Using the sediment of BS8, fungal colonies were successfully developed under laboratory conditions on standard culture medium for fungi cultivation. The 18S rRNA genes of 4 colonies were cloned and sequenced. The results of the BLAST searches revealed that they were 99% similar or identical to the Sarocladium strictum and Acremonium sp. identified on the Arabic seafloor (Jebaraj et al., 2010). QIIME pipeline sorted >95% of the pyrosequenced reads into these fungal species. The results suggest that most of the eukaryotic species in BS8 belonged to the Ascomycota fungi.
In the present study, we investigated the distribution and diversity of eukaryotic microbes around the Thuwal cold seeps using pyrosequenced 18S amplicons. Most of the reads from the bottom waters and sediments could be sorted into known phyla and species, and they were largely composed of culturable fungi together with some metazoans. A recent work investigated phylogenetic relationships between kingdoms by combining the informative sites in small and large ribosomal RNAs (Marande et al., 2009). In the current study, we used 454 pyrosequencing reads with a maximum size of 600 bp. The Bayesian phylogenetic inference resulted in a reliable topology, in agreement with conventional relationships (Simpson and Roger, 2004; Hampl et al., 2009). The results showed a better resolution of classification than the QIIME classification and was confirmed by the intra-structures of 3 clades. However, as mentioned previously, primer selection and the process of PCR might have introduced some biases into the results (Hong et al., 2009). The amplicon products from different 18S rRNA gene regions may also result in different eukaryotic communities (Bricheux et al., 2013). Therefore, the estimation of community compositions using tagged pyrosequencing of 18 rRNA amplicons is still confronting basic technical difficulties. A special issue for studies investigating eukaryotic microbial communities is the copy number variation inherent to rRNA genes of the various eukaryotic genomes. Larger eukaryotic microbes typically have larger genomes and more 18S rRNA gene copies (Prokopowich et al., 2003), resulting in a greater number of amplicons and, subsequently, more pyrosequencing reads. As a result, the number of large eukaryotic microbes within a community could be overestimated. Therefore, the effect of body size on estimate of the community structure should be considered in future studies.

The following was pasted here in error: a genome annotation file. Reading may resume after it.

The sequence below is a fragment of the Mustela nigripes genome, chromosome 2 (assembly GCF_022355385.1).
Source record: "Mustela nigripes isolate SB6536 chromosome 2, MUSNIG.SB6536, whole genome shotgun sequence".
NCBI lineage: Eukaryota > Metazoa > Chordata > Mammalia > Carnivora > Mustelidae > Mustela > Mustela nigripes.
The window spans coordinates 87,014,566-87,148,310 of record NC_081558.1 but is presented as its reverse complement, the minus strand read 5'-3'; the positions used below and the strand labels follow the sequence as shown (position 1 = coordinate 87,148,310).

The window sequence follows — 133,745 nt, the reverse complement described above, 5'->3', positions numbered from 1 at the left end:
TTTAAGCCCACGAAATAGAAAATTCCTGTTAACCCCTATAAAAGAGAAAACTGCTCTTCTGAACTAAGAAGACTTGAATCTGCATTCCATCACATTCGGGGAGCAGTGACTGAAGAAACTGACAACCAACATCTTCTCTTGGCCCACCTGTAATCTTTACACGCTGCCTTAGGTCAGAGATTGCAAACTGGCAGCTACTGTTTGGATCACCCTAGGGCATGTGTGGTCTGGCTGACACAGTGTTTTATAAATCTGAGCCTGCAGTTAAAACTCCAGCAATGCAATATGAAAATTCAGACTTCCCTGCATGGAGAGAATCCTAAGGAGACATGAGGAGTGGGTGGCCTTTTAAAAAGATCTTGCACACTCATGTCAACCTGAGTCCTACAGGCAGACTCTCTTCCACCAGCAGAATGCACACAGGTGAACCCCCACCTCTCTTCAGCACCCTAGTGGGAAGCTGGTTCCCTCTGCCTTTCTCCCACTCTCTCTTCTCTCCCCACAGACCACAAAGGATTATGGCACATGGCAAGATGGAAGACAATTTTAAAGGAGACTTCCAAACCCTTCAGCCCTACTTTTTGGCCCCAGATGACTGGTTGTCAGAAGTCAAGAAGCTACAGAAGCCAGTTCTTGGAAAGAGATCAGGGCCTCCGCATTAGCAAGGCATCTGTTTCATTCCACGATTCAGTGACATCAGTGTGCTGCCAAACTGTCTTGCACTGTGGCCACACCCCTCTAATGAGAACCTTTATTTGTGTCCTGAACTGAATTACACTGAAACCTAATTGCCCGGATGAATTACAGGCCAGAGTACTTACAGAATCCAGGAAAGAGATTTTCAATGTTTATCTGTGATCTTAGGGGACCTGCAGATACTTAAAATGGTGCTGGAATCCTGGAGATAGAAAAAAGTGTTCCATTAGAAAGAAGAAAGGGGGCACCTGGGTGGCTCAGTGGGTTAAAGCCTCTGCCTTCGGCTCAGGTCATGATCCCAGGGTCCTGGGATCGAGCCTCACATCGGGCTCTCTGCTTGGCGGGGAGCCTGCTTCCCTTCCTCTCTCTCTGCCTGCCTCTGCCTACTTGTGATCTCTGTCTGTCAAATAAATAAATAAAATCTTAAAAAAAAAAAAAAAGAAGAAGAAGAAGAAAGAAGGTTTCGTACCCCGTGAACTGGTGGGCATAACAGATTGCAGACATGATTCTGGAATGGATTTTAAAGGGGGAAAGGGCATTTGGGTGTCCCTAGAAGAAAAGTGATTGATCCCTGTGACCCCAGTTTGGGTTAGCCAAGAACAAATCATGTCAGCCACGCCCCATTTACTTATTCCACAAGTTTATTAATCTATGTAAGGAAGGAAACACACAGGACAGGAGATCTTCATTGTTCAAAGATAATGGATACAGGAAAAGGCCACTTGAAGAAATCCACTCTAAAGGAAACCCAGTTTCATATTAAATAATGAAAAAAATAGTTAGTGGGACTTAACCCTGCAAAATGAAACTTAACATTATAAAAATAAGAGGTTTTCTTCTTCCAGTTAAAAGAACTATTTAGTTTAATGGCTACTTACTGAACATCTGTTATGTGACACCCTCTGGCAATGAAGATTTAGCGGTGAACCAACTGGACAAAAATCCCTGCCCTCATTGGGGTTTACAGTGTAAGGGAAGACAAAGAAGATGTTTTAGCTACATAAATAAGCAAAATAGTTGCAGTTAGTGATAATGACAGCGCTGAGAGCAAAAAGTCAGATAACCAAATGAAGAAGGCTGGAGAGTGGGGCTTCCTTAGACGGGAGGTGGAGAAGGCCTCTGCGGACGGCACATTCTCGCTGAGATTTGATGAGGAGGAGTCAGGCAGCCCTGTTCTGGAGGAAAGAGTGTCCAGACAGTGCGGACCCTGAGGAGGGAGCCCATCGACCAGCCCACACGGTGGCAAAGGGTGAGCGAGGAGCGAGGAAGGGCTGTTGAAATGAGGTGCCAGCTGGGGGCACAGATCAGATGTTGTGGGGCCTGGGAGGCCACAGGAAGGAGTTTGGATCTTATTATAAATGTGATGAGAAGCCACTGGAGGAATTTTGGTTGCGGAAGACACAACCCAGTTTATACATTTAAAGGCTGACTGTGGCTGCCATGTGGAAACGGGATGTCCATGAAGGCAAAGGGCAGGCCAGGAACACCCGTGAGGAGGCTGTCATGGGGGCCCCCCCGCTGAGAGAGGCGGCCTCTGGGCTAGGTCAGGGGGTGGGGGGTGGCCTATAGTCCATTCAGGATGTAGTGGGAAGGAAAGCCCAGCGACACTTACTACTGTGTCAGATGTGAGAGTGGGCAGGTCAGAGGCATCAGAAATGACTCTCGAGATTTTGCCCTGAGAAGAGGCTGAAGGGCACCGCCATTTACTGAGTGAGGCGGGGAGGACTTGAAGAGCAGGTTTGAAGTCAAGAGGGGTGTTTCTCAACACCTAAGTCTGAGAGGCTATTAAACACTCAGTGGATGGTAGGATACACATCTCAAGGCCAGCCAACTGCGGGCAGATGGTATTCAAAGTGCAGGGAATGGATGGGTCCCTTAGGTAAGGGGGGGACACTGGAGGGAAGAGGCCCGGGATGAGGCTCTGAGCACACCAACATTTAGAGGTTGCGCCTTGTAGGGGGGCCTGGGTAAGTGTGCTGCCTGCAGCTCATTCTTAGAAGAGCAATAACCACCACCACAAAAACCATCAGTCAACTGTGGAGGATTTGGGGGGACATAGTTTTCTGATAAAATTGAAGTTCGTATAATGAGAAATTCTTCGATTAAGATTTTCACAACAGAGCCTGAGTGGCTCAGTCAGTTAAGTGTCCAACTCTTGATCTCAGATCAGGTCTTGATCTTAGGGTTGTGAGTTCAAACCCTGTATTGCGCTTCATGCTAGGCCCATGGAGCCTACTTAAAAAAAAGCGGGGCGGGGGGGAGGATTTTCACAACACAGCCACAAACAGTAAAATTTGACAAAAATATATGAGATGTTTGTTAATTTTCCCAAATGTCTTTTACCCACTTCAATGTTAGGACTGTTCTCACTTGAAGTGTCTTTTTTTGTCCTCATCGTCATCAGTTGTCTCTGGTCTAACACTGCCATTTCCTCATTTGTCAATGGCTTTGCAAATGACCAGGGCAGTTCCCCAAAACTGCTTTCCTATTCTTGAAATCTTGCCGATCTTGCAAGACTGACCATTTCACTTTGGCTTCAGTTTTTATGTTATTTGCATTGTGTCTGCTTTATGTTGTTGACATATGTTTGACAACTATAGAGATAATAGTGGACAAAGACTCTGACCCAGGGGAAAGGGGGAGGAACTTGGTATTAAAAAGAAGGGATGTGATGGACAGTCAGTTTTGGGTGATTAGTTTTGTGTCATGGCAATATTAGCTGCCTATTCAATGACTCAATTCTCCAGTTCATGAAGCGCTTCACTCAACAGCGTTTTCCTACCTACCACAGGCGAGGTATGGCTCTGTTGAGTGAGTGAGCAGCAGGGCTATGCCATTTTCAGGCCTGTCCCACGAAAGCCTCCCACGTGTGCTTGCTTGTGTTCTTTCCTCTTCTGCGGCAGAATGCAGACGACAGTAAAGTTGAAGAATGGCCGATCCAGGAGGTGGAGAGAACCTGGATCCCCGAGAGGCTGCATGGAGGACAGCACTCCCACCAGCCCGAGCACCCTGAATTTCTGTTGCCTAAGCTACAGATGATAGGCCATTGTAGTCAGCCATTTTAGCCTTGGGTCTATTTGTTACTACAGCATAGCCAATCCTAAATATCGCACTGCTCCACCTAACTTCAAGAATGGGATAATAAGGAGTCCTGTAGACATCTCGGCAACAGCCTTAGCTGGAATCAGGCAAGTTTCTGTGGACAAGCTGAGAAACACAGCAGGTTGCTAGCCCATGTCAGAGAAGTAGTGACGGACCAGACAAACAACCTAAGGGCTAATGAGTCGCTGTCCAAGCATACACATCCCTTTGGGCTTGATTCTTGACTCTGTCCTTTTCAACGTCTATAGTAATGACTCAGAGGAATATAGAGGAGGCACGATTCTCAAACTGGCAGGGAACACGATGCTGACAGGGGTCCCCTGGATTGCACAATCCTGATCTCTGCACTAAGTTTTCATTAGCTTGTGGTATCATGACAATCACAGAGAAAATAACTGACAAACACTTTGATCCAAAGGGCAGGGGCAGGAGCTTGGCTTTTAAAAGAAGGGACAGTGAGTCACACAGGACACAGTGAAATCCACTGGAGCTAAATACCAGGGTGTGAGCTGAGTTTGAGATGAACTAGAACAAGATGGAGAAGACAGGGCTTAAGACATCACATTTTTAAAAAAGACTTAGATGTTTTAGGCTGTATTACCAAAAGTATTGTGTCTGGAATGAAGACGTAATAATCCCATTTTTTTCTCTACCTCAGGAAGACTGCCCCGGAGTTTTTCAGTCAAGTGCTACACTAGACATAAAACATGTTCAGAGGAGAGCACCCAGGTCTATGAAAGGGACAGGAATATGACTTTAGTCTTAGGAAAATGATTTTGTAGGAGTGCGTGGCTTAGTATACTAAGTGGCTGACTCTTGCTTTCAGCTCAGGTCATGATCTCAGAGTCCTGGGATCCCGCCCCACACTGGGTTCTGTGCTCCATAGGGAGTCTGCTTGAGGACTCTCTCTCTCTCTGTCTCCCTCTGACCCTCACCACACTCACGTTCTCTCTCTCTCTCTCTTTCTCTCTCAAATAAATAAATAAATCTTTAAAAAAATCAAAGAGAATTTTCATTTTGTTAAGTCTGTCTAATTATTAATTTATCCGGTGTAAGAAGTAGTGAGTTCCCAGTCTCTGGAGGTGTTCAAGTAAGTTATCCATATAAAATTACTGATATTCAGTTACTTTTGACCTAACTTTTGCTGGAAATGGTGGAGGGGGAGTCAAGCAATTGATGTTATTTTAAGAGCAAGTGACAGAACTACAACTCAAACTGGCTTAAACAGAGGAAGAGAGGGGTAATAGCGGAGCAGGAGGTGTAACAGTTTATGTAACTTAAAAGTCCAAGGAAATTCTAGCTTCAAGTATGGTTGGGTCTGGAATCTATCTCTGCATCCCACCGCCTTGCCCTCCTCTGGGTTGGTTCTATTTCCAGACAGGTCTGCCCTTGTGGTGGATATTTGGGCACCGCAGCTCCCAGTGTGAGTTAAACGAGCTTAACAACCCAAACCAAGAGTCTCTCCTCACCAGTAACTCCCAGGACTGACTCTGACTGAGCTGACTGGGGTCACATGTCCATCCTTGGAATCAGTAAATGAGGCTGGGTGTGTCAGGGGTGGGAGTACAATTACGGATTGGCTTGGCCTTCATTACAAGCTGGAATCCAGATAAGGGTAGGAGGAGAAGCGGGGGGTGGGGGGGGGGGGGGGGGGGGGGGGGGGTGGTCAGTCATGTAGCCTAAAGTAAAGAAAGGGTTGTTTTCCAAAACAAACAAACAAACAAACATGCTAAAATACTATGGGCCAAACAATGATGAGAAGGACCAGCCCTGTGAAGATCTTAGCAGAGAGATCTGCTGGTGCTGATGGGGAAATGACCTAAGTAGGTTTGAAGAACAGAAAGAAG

The fungi might be degraders of organic debris at the sea floor. The widespread of the fungal species has been confirmed in several reports (Edgcomb et al., 2011a; Nagahama et al., 2011; Burgaud et al., 2013; Coolen et al., 2013). In this study, the marine sediment samples were also populated mainly by the fungi. However, we did not use the facilities capable to simulate the in situ conditions to cultivate the fungi in the sediments. Hence, their activities, particularly at the bottom of the brine, remain unknown to us. On the microbial mat, there was a high percentage of reads derived from annelids and nematodes, which indicated that the mat supported the larvae of these organisms (potentially novel species) living around the cold seeps. The hypersaline and oxygen-depleted bottom of the brine pool near the Thuwal cold seeps was considered to be an extreme environment to eukaryotes (Batang et al., 2012). In the present study, fungi and gregarines were detected in BS9 sediment and were the relatives of the species obtained from similar conditions around the world. The discovery of these species at different geological locations suggested that they distributed more widely than previously imagined in aquatic environments. The spreading of Apicomplexa gregarine parasites is probably coupled to their hosts, potentially enabling them to settle in a new oxygen minimum niche. This is supported by the presence of their 18S amplicons reads in Mat and DS6. For these gregarines, we questioned whether the parasite-like species were metabolically active in the sediment. The sampling site of BS9 was deeper than that of BS8 in the brine pool, and therefore, it had an even lower oxygen level (Table 1). Correspondingly, the percentage of gregarines increased in BS9, which might be evidence of their proliferation in the brine pool. Hence, niche specification was evident for the spreading of species in different aquatic environments, as exemplified by the gregarine parasites in this study.